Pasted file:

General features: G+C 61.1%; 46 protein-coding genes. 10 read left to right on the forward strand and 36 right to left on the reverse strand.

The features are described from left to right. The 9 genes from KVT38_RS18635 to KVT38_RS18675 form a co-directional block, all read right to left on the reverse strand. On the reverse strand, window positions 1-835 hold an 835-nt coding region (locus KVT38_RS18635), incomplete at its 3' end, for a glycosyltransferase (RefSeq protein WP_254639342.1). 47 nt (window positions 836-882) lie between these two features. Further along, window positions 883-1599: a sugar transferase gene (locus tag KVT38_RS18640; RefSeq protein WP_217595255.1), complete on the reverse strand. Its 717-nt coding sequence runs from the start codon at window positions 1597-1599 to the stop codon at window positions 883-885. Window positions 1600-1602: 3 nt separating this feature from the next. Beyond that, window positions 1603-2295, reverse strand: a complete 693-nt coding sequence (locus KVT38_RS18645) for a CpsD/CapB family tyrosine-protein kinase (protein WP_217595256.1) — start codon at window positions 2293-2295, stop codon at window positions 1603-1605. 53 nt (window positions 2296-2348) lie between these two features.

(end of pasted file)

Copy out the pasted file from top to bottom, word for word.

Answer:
General features: G+C 61.1%; 46 protein-coding genes. 10 read left to right on the forward strand and 36 right to left on the reverse strand.

The features are described from left to right. The 9 genes from KVT38_RS18635 to KVT38_RS18675 form a co-directional block, all read right to left on the reverse strand. On the reverse strand, window positions 1-835 hold an 835-nt coding region (locus KVT38_RS18635), incomplete at its 3' end, for a glycosyltransferase (RefSeq protein WP_254639342.1). 47 nt (window positions 836-882) lie between these two features. Further along, window positions 883-1599: a sugar transferase gene (locus tag KVT38_RS18640; RefSeq protein WP_217595255.1), complete on the reverse strand. Its 717-nt coding sequence runs from the start codon at window positions 1597-1599 to the stop codon at window positions 883-885. Window positions 1600-1602: 3 nt separating this feature from the next. Beyond that, window positions 1603-2295, reverse strand: a complete 693-nt coding sequence (locus KVT38_RS18645) for a CpsD/CapB family tyrosine-protein kinase (protein WP_217595256.1) — start codon at window positions 2293-2295, stop codon at window positions 1603-1605. 53 nt (window positions 2296-2348) lie between these two features.